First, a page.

There are glimpses at the making of the TV movie which are frequently hilarious and a bit sad — there's some great making-of footage showing just how complicated the job of chicken-wrangling on set turned out to be. There are alternate versions of some scenes, and a tour of the TARDIS sets. There's also a massive, 54-minute documentary about the long struggle to get the 1996 TV movie made, starting with the show's cancellation in 1989 and going up to its final airing — it turns out the producers of this TV movie had a pretty active role in getting the competing 1993 anniversary special, "The Dark Dimension," canceled. (And yes, "The Dark Dimension" did survive in massively reduced form, as the eye-bleeding "Dimensions In Time.")

But the other featurettes on the TV Movie DVD set are also great, including a look at all the different forms in which Doctor Who survived during its long absence from television (1989 to 2005, apart from that one TV movie.) There's a nice look at how the TV movie was received in the British press, and a number of other odds and ends. If you're a fan who lived through the "wilderness years" in the 1990s and early 2000s, or if you only discovered the show in 2005, you'll learn a lot about how many versions of the show came into being during its absence — and how many versions could have existed, if things had been different.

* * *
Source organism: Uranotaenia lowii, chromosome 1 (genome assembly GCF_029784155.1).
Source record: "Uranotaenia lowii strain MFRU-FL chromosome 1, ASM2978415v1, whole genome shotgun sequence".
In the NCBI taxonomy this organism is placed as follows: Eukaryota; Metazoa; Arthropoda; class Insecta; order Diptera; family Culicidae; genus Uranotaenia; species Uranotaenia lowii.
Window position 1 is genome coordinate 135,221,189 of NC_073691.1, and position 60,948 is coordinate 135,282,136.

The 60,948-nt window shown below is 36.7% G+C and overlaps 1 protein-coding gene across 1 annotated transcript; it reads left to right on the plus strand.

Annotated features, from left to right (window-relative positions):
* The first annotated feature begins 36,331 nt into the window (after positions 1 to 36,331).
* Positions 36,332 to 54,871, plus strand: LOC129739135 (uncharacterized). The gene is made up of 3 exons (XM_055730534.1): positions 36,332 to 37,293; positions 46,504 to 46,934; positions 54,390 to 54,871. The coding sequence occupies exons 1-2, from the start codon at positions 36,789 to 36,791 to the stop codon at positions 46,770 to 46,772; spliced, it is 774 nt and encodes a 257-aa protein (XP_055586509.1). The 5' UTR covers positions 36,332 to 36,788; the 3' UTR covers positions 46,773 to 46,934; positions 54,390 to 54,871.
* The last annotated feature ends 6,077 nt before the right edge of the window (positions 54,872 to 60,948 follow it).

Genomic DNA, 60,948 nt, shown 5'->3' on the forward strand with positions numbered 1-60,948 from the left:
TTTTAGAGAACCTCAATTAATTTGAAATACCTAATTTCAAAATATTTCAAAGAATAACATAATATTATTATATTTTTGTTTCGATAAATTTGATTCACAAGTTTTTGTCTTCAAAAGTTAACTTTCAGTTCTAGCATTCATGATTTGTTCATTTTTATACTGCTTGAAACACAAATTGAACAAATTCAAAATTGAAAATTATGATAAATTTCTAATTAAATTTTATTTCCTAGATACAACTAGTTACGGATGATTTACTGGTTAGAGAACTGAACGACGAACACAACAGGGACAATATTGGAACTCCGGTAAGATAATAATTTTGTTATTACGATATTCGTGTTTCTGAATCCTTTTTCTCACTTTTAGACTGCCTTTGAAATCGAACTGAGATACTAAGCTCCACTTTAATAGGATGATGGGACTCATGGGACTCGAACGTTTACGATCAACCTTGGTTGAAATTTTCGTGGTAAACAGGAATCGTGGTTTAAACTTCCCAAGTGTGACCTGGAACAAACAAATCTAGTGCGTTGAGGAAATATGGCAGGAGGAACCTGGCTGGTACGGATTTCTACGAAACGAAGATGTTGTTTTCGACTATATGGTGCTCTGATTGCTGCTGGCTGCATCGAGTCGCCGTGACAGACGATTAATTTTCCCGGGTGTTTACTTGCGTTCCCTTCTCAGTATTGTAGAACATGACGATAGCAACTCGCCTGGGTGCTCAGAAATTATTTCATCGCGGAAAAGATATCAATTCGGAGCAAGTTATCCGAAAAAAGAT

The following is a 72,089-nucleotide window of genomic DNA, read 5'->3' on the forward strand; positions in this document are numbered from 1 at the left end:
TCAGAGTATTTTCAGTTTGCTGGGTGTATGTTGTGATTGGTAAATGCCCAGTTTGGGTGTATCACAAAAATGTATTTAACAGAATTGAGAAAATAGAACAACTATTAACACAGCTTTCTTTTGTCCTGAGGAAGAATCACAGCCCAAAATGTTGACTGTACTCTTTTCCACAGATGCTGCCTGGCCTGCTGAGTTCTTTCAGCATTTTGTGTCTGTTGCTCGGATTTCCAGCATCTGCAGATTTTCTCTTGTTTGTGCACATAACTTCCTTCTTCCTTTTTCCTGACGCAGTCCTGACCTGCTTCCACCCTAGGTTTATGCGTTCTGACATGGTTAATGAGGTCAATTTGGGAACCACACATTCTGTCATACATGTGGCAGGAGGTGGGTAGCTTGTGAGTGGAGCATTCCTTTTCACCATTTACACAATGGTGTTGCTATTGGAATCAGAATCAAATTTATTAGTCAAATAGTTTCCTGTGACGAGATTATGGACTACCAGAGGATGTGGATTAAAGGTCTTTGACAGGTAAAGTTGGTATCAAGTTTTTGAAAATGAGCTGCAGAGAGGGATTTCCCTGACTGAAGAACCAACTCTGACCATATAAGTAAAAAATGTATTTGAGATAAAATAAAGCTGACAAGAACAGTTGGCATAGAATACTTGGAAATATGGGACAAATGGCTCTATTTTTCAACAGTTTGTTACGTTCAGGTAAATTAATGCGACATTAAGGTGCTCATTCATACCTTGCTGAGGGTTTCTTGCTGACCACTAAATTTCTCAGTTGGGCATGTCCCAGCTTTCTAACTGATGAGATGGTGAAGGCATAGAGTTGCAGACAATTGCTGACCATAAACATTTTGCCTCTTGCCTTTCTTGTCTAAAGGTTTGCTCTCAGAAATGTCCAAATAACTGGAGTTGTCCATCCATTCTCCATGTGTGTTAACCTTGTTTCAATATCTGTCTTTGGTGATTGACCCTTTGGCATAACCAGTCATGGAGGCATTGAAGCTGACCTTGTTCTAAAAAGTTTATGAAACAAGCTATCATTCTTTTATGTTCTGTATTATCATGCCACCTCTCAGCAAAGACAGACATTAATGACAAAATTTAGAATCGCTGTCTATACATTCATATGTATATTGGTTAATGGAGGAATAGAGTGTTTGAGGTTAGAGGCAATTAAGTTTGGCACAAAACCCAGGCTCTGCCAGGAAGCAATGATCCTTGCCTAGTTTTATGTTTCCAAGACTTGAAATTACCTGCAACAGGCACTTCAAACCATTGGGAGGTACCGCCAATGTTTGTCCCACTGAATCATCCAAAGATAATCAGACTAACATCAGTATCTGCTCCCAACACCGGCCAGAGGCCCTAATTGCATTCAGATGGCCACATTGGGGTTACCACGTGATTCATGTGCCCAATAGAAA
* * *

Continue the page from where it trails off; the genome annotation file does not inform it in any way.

All in all, the 2-DVD set of the TV movie is surprisingly essential, and much more entertaining than anybody would have predicted.

Meanwhile, the other DVD that just came out in the United States is the 1972 Jon Pertwee story, "The Mutants." That story, for whatever reason, is one of my favorite Pertwee adventures — I just have a soft spot for it. And it still holds up quite well nowadays on DVD — in fact, you can't help but think of "The Mutants" as a precursor of both Avatar and District 9.